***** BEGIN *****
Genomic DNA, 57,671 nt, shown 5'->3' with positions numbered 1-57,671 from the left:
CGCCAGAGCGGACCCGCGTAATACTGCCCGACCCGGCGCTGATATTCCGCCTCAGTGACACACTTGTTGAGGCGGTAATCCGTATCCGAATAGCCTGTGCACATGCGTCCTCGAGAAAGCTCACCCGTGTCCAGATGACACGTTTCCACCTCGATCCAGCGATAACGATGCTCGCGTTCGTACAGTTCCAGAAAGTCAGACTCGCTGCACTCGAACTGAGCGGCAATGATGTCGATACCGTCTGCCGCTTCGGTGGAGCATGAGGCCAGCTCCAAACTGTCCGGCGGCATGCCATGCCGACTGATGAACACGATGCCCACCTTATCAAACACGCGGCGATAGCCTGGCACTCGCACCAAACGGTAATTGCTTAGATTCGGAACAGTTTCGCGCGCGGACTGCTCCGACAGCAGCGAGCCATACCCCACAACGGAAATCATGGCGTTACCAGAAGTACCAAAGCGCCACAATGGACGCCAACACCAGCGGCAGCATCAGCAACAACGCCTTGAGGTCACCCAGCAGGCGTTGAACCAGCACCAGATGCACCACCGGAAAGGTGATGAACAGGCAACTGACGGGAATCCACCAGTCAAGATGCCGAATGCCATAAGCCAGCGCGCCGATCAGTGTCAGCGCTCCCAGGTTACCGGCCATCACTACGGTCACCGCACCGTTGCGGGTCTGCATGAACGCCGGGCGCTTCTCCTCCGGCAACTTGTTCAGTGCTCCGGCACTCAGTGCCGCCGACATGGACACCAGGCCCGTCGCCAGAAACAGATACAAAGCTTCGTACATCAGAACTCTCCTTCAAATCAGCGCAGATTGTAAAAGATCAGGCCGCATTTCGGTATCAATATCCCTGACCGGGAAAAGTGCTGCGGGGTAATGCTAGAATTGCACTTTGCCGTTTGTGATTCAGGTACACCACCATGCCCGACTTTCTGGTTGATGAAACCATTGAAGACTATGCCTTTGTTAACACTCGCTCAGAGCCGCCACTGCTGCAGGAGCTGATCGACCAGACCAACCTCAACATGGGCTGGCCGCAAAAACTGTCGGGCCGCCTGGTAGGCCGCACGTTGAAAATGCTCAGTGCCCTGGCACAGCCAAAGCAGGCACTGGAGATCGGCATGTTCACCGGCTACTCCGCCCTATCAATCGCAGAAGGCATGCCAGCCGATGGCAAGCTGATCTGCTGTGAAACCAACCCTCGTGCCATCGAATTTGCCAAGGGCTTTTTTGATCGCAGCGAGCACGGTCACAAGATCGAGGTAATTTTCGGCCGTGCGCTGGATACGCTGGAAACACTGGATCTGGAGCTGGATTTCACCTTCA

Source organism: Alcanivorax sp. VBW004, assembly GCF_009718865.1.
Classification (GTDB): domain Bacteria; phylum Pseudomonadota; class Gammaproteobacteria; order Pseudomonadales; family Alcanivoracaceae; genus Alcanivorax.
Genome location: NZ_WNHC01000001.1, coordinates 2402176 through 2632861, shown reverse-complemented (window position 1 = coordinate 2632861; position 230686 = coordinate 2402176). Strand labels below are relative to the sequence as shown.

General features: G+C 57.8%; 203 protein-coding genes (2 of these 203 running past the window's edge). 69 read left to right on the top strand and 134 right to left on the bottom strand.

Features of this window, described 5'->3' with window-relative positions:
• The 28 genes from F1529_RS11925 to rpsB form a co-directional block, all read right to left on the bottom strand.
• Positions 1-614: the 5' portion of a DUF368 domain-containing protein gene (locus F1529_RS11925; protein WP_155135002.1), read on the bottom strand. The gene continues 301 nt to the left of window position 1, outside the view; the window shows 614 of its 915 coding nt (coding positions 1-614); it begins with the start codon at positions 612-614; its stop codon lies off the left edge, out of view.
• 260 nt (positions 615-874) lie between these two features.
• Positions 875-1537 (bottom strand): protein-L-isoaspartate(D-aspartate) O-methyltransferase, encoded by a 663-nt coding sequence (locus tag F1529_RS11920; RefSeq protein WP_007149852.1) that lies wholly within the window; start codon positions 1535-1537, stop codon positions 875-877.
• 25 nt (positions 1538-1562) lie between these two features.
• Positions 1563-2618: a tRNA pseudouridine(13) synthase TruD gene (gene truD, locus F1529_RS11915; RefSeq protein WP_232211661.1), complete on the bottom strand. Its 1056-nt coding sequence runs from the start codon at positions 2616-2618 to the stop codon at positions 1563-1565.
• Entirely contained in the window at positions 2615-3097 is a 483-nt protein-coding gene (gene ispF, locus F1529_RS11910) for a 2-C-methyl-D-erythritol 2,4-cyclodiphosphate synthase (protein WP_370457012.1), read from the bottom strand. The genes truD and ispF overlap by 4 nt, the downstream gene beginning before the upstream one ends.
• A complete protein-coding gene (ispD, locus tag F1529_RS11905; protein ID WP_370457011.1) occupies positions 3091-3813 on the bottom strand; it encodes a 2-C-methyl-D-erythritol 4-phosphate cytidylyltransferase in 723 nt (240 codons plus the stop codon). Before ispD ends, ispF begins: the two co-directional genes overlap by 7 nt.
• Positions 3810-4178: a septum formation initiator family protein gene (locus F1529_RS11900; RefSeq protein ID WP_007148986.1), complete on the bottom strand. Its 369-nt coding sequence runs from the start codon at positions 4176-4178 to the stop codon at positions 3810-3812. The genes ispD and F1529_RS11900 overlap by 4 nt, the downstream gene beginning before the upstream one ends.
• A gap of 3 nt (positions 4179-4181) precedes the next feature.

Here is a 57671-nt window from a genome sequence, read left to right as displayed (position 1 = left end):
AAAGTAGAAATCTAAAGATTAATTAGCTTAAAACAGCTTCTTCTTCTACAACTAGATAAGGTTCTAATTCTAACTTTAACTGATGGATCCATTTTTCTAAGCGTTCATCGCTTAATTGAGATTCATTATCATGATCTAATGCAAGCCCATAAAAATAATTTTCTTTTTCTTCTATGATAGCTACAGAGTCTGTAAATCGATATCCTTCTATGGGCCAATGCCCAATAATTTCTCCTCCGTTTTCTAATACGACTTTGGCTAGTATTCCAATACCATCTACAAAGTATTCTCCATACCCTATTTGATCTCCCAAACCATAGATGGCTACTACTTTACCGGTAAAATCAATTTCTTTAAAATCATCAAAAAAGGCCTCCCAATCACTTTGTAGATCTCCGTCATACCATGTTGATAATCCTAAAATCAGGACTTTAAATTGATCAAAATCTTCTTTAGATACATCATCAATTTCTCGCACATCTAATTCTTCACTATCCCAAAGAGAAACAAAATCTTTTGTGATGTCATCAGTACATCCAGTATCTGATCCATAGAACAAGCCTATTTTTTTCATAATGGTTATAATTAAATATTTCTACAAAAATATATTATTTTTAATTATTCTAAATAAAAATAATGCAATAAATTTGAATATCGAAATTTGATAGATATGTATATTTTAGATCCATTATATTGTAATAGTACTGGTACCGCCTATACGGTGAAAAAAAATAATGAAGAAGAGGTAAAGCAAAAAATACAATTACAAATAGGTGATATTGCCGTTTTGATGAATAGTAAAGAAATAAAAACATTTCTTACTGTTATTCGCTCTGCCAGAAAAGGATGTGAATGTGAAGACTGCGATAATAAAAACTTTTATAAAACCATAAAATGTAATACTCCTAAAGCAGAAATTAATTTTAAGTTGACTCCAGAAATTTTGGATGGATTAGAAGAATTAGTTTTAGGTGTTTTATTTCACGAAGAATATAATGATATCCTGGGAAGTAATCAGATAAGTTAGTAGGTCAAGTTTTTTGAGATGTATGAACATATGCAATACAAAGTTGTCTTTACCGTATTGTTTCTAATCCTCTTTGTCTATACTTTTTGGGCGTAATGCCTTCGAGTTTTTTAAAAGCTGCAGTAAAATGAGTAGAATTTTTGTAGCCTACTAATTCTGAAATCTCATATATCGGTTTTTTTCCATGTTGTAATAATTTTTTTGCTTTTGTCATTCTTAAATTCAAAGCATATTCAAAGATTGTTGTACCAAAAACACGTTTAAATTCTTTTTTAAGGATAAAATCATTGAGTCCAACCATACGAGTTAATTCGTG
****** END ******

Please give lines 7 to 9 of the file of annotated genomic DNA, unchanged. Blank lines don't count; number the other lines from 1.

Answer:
Features of this window, described 5'->3' with window-relative positions:
• The 28 genes from F1529_RS11925 to rpsB form a co-directional block, all read right to left on the bottom strand.
• Positions 1-614: the 5' portion of a DUF368 domain-containing protein gene (locus F1529_RS11925; protein WP_155135002.1), read on the bottom strand. The gene continues 301 nt to the left of window position 1, outside the view; the window shows 614 of its 915 coding nt (coding positions 1-614); it begins with the start codon at positions 612-614; its stop codon lies off the left edge, out of view.